Shot put champ wins over Tauranga school

Shot put World Champ Tom Walsh demonstrates his technique to budding Tauranga Intermediate athletes. Photos: Chris James

Kiwi World Champion shot putter Tom Walsh is a determined man.

A burning desire to shut the doubters up was one of the prime motivations for his rise to the global heights of the sport, he told students at Tauranga Intermediate School yesterday.

“I was all right at shot put through school. I wasn’t that focused on it, but I kept on getting better and better and there was this other New Zealander (Jacko Gill) who was beating me, and I wanted to beat him, so that was one big reason.

“And I love proving people wrong. People told me I couldn’t do it so I did it.”

The reigning World, World Indoor and Commonwealth Games champion was there to give a talk to the students and a demonstration of his athletic prowess, as the prize for the school’s girl’s football team winning the AIMS Games team photo competition.

He also took the chance to award to the school the trophy for topping the AIMS medal table, as a second purpose for his visit.

In the sunshine on the school field after the presentation he answered questions from a group of budding athletes about his motivation, training, and sporting experiences before conducting a brief clinic on shot put technique.

“I want to break the world record, I’ve got pretty close to it and I think in years to come I can do it. But also whenever I get to wear that black singlet it’s pretty cool to know the whole country is behind me and supporting me to do well.”

Remembering his own school years, he told the students about the wide range of sports he had a shot at, including rugby, cricket, athletics, hockey, and even croquet.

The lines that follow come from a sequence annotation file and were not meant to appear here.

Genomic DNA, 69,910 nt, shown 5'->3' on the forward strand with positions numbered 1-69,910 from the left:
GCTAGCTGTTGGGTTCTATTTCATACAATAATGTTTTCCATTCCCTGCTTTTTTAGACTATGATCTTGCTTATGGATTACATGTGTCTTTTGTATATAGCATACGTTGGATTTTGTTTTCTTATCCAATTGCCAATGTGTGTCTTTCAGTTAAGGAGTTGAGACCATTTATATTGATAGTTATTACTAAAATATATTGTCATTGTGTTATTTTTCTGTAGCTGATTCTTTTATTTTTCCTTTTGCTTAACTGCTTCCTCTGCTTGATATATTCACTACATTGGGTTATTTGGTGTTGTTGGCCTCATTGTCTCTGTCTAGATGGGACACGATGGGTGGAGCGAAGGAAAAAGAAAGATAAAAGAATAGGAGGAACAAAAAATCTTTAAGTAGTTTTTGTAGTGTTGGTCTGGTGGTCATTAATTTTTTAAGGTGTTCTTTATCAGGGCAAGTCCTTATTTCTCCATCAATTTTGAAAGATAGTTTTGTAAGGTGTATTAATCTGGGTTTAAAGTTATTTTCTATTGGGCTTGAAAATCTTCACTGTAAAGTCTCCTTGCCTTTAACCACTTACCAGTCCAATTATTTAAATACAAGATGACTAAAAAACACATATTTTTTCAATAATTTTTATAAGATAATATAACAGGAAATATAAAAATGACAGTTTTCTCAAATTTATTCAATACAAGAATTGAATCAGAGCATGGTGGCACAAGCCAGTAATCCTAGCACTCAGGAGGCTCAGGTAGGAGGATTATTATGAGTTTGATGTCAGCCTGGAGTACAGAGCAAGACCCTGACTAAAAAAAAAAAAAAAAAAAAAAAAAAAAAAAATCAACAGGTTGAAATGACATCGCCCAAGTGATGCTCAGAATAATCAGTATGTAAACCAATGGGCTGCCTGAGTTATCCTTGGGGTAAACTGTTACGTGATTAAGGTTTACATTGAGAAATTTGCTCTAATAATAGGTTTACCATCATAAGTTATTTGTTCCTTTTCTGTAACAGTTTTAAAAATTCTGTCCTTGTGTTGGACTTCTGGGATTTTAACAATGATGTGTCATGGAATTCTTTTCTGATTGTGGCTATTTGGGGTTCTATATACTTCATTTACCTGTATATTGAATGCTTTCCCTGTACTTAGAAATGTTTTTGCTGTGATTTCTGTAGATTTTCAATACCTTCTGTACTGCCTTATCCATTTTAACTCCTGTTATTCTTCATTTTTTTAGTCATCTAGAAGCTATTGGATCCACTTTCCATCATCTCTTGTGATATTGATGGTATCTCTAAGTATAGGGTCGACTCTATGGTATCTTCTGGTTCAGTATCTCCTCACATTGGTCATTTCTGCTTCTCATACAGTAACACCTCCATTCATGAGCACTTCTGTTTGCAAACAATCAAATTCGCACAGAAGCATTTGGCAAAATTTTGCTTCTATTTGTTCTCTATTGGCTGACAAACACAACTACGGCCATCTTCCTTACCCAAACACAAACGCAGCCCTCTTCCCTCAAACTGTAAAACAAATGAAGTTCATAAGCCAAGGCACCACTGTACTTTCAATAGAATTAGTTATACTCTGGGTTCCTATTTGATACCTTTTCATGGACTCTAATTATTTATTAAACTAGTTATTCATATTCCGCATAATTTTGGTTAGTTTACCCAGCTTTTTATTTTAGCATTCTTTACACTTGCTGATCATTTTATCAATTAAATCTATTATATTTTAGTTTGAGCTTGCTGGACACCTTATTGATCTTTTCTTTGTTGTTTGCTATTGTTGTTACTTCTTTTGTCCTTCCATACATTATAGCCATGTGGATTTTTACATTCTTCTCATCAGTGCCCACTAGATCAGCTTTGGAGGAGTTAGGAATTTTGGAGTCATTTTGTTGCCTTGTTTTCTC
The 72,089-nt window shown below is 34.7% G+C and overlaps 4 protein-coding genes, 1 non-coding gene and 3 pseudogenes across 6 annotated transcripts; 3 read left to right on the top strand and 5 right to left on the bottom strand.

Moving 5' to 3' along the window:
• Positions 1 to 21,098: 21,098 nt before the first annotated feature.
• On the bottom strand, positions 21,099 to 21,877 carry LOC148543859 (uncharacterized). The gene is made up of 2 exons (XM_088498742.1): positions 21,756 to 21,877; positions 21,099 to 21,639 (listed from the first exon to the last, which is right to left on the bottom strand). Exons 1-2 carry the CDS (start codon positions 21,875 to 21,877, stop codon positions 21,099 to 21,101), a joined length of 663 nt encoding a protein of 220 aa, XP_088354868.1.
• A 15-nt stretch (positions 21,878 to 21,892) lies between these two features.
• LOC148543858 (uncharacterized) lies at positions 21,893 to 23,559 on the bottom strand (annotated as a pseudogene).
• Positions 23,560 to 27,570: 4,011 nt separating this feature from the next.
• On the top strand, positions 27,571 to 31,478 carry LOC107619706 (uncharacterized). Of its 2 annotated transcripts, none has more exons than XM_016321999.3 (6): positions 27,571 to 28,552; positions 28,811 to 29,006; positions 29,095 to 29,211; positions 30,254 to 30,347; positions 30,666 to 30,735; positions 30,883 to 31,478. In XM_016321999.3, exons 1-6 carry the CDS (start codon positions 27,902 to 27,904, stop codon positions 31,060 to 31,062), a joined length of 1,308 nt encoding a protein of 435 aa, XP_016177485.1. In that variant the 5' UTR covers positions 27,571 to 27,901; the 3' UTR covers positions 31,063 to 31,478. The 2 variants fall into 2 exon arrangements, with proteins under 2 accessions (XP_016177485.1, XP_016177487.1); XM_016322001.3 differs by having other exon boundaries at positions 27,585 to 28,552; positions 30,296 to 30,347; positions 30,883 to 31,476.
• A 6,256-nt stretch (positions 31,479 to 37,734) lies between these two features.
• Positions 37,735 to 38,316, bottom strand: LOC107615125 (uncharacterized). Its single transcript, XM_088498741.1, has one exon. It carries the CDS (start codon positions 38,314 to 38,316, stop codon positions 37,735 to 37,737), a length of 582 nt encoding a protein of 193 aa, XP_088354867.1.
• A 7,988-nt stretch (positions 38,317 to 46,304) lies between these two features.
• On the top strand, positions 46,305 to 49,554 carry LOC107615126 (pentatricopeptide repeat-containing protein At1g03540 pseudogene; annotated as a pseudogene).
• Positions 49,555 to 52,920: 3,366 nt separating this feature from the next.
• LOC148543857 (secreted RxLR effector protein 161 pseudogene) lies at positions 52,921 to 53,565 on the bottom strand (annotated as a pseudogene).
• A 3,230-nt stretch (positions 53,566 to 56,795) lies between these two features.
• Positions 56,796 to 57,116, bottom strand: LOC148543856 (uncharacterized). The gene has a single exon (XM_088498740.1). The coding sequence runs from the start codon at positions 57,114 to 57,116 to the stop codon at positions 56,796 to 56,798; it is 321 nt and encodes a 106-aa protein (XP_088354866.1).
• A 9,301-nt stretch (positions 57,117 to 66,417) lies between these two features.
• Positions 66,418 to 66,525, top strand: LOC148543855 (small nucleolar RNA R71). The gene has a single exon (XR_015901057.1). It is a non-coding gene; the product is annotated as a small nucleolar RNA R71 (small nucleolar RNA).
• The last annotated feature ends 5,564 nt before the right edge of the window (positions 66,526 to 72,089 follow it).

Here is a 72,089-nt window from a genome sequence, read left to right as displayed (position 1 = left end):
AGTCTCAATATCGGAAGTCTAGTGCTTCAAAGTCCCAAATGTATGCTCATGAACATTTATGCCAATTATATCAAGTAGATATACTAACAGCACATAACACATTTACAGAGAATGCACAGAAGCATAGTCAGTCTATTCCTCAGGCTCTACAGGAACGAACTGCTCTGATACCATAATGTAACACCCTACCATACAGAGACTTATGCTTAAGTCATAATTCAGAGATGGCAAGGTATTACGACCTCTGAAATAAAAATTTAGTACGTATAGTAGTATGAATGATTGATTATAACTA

“I think it’s important that kids play a lot of sports. I think these days a lot of kids get told to specialise too early. For me play as many sports as you can for as long as you can.”

He soon worked out where his own strengths lay, he says.

“I wasn’t all that great at running, I was better at throwing stuff.”

It was a decision which took him to what he’s in no doubt is his greatest sporting achievement so far.

“Winning last year’s world champs in London. I tore my adductor the day before and didn’t think I would be able to throw, but I managed to mentally conquer that, roll the dice and managed to win which was pretty cool because thought I wouldn’t be able to throw at all.”

Having put his other life as a part-time builder in Timaru to one side to devote himself fulltime to athletics, Tom has a clear agenda ahead of him. That includes not only breaking the world record but defending his world title, and ultimately trading up from the bronze he took at 2016’s Rio de Janeiro Olympics to gold in Tokyo in two years – the Holy Grail in his field, he acknowledges.

“Yeah it is. It’s probably the hardest one to get. I think if I throw the world record in the year of the Olympics I’d like to think I’d win the Olympics.”

He’ll still be keen to find time to fit in school visits though, he says.

“To come to schools and put smiles on kids’ faces is pretty cool. I always remember me looking at my heroes, coming to school. 

“I can remember just getting a photo or a high-five from them put me on a buzz for a day so hopefully if I can do the same to maybe even 10 percent of the school that would be pretty cool.”

Tom took the chance to meet the school’s AIMS Games team photo competition winning girl’s football team.

Tauranga Intermediate’s Head Girl and Boy Sara Esterman and David Easther accept the trophy for topping the AIMS Games medal table on behalf of the school.

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